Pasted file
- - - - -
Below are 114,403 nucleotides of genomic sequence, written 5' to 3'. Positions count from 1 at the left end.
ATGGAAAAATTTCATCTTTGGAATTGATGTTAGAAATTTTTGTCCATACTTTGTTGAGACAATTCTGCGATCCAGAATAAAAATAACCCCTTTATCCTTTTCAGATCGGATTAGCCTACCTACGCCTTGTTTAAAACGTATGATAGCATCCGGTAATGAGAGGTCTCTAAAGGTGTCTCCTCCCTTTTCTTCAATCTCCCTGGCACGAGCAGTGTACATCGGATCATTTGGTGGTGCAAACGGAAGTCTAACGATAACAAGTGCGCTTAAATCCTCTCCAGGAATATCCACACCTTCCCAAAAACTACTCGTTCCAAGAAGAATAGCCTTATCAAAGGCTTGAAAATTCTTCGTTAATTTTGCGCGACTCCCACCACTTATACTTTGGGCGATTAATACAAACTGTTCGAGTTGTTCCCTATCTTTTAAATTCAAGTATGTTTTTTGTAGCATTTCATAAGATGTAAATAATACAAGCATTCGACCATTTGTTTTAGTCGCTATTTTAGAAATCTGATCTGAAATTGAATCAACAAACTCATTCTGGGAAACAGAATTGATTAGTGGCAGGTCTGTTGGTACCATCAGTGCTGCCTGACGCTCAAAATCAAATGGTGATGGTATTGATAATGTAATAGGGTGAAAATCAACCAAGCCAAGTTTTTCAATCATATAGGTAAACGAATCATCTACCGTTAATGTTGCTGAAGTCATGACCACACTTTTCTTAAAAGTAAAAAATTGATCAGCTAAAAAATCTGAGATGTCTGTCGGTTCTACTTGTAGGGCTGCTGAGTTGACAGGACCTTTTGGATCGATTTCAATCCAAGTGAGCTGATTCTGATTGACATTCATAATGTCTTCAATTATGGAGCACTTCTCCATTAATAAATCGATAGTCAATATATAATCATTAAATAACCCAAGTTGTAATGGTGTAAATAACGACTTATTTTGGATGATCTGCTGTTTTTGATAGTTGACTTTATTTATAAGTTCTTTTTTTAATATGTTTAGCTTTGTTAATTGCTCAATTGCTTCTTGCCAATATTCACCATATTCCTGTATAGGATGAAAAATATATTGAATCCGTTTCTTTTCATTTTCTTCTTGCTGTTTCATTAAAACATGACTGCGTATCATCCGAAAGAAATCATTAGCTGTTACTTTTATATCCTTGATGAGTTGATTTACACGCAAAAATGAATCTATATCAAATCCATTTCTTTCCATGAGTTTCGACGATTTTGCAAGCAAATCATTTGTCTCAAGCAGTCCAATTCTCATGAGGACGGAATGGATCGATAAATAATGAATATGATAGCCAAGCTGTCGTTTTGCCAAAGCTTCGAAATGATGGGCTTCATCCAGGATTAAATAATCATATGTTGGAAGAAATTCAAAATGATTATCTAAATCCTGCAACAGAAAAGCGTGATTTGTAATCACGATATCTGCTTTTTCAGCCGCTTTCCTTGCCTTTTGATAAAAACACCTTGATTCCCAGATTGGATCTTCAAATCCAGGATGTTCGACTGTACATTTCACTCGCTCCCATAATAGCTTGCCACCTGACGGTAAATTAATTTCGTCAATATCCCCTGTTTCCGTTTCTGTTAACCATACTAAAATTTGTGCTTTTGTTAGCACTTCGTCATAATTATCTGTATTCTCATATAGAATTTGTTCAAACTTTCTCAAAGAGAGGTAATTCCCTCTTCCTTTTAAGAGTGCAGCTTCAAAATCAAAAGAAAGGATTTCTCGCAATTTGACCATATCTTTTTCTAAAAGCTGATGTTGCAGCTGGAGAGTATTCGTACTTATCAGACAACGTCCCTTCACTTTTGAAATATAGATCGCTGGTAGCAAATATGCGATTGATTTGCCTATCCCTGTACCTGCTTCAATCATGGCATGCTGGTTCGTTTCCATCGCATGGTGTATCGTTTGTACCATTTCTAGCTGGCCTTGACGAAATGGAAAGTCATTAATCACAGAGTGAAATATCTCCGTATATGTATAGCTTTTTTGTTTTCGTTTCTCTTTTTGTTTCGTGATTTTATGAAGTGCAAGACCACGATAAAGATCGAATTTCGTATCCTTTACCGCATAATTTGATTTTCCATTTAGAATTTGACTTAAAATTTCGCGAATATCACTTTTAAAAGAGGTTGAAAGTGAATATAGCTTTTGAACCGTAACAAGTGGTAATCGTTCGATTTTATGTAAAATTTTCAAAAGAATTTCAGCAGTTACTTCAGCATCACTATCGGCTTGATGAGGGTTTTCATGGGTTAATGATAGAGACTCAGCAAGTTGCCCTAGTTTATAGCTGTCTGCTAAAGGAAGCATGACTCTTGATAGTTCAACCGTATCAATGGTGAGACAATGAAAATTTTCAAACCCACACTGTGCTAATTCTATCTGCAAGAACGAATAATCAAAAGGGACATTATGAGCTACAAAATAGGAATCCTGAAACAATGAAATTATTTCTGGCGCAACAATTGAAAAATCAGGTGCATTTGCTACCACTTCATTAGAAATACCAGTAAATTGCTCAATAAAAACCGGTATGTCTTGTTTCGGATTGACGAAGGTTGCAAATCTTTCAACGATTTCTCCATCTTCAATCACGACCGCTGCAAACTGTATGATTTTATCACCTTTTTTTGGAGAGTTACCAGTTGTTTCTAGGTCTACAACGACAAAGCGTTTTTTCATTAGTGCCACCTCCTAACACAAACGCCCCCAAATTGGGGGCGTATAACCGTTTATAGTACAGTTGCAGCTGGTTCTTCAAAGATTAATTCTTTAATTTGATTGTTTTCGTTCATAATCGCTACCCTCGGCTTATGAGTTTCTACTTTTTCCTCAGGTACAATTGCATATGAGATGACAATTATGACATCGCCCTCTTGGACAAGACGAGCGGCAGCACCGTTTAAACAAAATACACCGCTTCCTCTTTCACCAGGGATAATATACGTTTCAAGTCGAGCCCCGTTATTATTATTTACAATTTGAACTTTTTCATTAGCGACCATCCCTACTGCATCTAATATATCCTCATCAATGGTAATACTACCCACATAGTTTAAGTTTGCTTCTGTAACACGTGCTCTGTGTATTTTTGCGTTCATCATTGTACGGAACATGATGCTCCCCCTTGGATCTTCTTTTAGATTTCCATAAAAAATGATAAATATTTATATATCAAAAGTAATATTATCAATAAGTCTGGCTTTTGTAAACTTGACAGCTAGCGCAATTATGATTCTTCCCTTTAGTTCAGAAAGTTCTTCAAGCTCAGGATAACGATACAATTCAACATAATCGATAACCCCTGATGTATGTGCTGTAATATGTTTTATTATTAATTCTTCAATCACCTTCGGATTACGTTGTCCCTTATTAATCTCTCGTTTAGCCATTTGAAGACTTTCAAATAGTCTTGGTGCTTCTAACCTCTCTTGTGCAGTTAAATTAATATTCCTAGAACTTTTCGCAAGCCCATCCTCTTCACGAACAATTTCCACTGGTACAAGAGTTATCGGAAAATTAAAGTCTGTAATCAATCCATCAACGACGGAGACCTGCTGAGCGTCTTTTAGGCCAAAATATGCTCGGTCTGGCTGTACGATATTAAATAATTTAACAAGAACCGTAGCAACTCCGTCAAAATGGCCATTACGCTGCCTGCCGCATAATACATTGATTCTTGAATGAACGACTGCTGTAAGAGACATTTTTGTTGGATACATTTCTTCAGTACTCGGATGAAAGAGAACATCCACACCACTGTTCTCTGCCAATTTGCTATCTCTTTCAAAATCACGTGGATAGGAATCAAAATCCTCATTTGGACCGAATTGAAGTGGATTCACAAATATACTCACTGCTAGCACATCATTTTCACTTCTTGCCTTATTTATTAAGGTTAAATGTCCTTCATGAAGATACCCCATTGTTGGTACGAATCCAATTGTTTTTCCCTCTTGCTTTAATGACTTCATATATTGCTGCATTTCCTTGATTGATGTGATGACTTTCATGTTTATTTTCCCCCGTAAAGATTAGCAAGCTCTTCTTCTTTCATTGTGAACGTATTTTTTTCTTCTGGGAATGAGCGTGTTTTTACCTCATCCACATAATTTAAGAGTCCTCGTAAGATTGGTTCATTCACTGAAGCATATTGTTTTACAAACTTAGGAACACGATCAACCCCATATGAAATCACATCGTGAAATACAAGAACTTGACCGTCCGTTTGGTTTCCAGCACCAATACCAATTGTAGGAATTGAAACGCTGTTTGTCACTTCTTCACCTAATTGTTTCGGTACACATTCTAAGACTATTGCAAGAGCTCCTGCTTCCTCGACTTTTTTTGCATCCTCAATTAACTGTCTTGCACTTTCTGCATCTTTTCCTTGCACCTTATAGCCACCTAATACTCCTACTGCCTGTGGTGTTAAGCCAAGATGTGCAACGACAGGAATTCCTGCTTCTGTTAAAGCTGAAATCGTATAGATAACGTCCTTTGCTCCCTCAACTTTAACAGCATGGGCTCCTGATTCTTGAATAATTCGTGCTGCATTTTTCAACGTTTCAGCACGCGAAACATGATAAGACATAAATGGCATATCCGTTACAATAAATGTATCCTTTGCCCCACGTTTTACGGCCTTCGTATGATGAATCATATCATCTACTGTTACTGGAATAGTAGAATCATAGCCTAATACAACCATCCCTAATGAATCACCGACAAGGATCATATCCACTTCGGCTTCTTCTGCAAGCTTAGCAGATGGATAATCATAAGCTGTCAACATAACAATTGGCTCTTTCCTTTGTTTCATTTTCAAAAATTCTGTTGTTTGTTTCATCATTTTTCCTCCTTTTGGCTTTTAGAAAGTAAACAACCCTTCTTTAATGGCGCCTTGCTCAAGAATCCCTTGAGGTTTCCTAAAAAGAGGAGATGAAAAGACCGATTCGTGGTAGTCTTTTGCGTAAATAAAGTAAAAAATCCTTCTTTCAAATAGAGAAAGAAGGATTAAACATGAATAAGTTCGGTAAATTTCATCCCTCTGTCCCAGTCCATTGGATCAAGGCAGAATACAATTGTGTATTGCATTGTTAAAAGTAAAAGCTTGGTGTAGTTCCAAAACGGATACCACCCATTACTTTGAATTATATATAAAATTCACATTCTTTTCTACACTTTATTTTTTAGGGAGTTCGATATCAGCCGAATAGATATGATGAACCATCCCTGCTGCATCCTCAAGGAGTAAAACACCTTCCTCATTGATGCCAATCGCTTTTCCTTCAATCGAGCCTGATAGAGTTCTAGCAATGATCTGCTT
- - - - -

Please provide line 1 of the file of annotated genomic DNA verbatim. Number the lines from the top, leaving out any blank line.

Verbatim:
Below are 114,403 nucleotides of genomic sequence, written 5' to 3'. Positions count from 1 at the left end.